The first time I did yoga was on the island of St. Croix, in the Caribbean, where I had moved in hopes of finding myself.
It was a picturesque day. Blue sky, warm sun, and salty breeze. The studio was at Kalima Center, an oasis in the brightly-colored “city” of Christiansted.
I entered through the juice bar, Lalita, and met a tall Englishman named Jonathan.
“Are you here for yoga?” he asked with curious eyes and smooth, melodic voice. The first time I saw that smile I knew that Jonathan – later, just Jona – and I would be friends.
The place smelled of banana blossoms and fresh ginger. “Join me for dinner afterward?”
My stomach growled. “Not today. I need a pork chop.”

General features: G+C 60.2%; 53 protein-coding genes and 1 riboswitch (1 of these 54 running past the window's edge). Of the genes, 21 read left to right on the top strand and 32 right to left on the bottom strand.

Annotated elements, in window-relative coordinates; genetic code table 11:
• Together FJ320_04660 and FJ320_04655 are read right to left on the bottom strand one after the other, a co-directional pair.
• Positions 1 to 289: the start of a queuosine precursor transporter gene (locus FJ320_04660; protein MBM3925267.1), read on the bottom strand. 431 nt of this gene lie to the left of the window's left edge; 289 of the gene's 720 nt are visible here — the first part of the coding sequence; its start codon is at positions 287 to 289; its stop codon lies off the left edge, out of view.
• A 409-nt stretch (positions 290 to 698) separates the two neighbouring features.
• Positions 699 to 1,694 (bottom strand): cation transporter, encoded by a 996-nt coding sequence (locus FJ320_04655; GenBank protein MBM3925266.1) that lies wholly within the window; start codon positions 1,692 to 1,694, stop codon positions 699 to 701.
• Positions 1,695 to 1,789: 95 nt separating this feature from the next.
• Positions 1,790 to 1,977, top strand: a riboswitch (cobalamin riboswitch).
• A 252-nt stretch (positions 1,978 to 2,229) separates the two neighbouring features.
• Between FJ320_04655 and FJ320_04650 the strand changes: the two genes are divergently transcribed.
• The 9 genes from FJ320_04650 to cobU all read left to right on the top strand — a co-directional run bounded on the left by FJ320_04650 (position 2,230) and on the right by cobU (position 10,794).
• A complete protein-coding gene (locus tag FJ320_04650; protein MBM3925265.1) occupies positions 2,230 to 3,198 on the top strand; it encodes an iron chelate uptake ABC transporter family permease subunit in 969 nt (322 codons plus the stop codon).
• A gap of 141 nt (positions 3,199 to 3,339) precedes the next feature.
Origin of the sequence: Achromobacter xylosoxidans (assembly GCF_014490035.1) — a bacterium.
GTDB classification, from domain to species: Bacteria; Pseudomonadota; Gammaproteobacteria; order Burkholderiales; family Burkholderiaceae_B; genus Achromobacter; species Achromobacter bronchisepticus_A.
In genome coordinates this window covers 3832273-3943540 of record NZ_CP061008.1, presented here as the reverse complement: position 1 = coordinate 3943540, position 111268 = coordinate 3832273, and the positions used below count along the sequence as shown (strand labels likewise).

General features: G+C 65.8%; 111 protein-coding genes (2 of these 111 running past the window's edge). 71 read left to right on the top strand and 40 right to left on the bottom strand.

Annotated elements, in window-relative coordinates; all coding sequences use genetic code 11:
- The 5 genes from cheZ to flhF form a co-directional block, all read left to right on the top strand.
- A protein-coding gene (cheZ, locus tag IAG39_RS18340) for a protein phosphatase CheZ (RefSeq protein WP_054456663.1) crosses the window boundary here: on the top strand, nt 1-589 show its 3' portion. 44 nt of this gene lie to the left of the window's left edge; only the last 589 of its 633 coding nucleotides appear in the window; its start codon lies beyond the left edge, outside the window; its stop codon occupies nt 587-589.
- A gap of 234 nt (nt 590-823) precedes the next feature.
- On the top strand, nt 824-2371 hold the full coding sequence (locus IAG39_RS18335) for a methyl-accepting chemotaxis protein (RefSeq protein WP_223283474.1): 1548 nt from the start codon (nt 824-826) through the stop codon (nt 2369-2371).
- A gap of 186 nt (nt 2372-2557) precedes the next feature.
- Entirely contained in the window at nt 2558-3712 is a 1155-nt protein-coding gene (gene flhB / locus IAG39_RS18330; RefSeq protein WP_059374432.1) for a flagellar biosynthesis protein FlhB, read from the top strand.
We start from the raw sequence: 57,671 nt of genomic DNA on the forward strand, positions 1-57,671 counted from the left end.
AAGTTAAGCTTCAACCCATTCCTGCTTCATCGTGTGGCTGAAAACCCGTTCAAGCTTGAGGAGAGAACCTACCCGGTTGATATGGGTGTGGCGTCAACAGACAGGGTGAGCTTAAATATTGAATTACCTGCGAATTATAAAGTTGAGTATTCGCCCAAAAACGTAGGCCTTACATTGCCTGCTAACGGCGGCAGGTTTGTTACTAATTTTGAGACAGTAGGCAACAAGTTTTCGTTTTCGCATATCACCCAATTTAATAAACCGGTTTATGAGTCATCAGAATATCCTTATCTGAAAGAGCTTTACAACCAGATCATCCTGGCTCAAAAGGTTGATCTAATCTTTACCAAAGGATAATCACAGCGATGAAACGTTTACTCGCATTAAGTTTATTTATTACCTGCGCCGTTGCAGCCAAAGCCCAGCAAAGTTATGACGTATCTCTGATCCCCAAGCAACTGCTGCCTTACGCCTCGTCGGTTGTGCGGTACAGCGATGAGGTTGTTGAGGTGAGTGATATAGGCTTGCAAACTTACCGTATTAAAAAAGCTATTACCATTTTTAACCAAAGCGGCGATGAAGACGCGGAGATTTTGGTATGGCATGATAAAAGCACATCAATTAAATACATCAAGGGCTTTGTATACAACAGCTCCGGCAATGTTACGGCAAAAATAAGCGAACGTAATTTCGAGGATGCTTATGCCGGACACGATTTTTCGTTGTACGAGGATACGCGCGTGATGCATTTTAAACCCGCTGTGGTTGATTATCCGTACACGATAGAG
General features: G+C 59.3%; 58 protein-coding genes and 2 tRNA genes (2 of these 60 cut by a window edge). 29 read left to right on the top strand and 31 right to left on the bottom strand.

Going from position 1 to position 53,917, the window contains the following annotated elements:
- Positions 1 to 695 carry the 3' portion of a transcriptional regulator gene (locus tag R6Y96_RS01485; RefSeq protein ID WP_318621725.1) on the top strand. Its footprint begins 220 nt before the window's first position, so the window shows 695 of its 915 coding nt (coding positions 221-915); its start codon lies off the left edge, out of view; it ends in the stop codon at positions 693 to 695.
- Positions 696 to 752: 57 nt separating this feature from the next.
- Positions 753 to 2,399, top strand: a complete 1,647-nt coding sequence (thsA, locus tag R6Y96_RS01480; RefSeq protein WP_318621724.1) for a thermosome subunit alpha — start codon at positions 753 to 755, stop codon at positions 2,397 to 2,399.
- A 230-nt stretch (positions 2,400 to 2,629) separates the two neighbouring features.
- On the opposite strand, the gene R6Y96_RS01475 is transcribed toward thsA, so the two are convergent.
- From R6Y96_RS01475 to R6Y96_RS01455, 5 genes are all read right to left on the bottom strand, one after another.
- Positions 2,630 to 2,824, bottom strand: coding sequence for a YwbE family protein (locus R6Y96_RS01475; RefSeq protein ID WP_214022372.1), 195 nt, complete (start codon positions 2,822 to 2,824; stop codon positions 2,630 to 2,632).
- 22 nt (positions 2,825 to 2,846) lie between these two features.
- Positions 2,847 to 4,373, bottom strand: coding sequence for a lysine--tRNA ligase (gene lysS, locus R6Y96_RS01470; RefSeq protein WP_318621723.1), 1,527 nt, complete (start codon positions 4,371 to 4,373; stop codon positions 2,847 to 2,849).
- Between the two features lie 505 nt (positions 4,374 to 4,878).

He tried not to appear overly appalled, and said, “Next time, then. Have a good class.”
We walked up the polished staircase to a lofted second story studio, overlooking the koi pond and tortoise-haven courtyard below. The windows were large, arched, with solid wooden shutters that had been thrown wide open.
On the mat, I was instructed to sit with eyes closed and breathe. My anxious mind danced as my lungs screamed and strained in protest. Deep breaths were not my forte.
We moved our bodies, then, in ways that felt both beautiful and magical. Picturing each creature after whom the poses were named, and allowing myself to return to my body when attention wandered, gave me a sense of presence I had never before felt.
At the end, we simply rested. My eyes closed, breath slowed, mind emptied.
I was home. For the first time in my life, I had experienced true peace, felt quietude and safety, and had a glimpse of the kind of person I could be. The kind of person who was steady and at ease.
“Did you like it?” asked Jonathan, as I floated down the staircase.
“Yes,” I breathed. “I will be back.”
And I was; and I have always been, since that day.